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Title: Experimental study of metamorphic reactions and dehydration processes at the blueschist–eclogite transition during warm subduction
Abstract

The transition between blueschist and eclogite plays an important role in subduction zones via dehydration and densification processes in descending oceanic slabs. There are a number of previous petrological studies describing potential mineral reactions taking place at the transition. An experimental determination of such reactions could help constrain the pressure–temperature conditions of the transition as well as the processes of dehydration. However, previous experimental contributions have focused on the stability of spontaneously formed hydrous minerals in basaltic compositions rather than on reactions among already formed blueschist facies minerals. Therefore, this study conducted three groups of experiments to explore the metamorphic reactions among blueschist facies minerals at conditions corresponding to warm subduction, where faster reaction rates are possible on the time scale of laboratory experiments. The first group of experiments was to establish experimental reversals of the reaction glaucophane+paragonite to jadeite+pyrope+quartz+H2O over the range of 2.2–3.5 GPa and 650–820°C. This reaction has long been treated as key to the blueschist–eclogite transition. However, only the growth of glaucophane+paragonite was observed at the intersectional stability field of both paragonite and jadeite+quartz, confirming thermodynamic calculations that the reaction is not stable in the system Na2O–MgO–Al2O3–SiO2–H2O. The second set of experiments involved unreversed experiments using glaucophane+zoisite ±quartz in low‐Fe and Ca‐rich systems and were run at 1.8–2.4 GPa and 600–780°C. These produced omphacite+paragonite/kyanite+H2O accompanied by compositional shifts in the sodium amphibole, glaucophane, towards sodium–calcium amphiboles such as winchite (☐(CaNa)(Mg4Al)Si8O22(OH)2) and barroisite (☐(CaNa)(Mg3Al2)(AlSi7)O22(OH)2). This suggests that a two‐step dehydration occurs, first involving the breakdown of glaucophane+zoisite towards a paragonite‐bearing assemblage, then the breakdown of paragonite to release H2O. It also indicates that sodium–calcium amphibole can coexist with eclogite phases, thereby extending the thermal stability of amphibole to greater subduction zone depths. The third set of experiments was an experimental investigation at 2.0–2.4 GPa and 630–850°C involving a high‐Fe (Fe#=Fetotal/(Fetotal+Mg)≈0.36) natural glaucophane, synthetic paragonite and their eclogite‐forming reaction products. The results indicated that garnet and omphacite grew over most of these pressure–temperature conditions, which demonstrates the importance of Fe‐rich glaucophane in forming the key eclogite assemblage of garnet+omphacite, even under warm subduction zone conditions. Based on the experiments of this study, reaction between glaucophane+zoisite is instrumental in controlling dehydration processes at the blueschist–eclogite transition during warm subduction.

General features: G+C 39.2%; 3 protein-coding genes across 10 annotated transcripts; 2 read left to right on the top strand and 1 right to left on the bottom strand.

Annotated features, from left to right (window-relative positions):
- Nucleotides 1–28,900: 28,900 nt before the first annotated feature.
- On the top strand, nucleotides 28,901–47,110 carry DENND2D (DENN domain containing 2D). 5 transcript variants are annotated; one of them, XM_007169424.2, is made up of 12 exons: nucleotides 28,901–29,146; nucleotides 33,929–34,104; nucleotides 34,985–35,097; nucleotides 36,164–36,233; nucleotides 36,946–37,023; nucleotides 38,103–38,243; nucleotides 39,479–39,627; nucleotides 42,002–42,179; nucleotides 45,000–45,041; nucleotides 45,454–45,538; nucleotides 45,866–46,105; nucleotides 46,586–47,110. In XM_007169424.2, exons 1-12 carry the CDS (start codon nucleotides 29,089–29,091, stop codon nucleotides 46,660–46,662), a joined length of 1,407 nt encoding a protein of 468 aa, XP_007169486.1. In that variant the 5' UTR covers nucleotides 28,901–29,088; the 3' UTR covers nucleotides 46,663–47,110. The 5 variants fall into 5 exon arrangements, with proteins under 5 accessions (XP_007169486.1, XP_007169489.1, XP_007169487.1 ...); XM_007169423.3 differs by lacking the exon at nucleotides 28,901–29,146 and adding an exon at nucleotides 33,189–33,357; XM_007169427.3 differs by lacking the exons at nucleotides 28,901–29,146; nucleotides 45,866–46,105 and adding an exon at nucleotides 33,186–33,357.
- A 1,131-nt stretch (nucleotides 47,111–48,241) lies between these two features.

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Award ID(s):
1725053
NSF-PAR ID:
10454613
Author(s) / Creator(s):
 ;  
Publisher / Repository:
Wiley-Blackwell
Date Published:
Journal Name:
Journal of Metamorphic Geology
Volume:
39
Issue:
1
ISSN:
0263-4929
Page Range / eLocation ID:
p. 39-56
Format(s):
Medium: X
Sponsoring Org:
National Science Foundation
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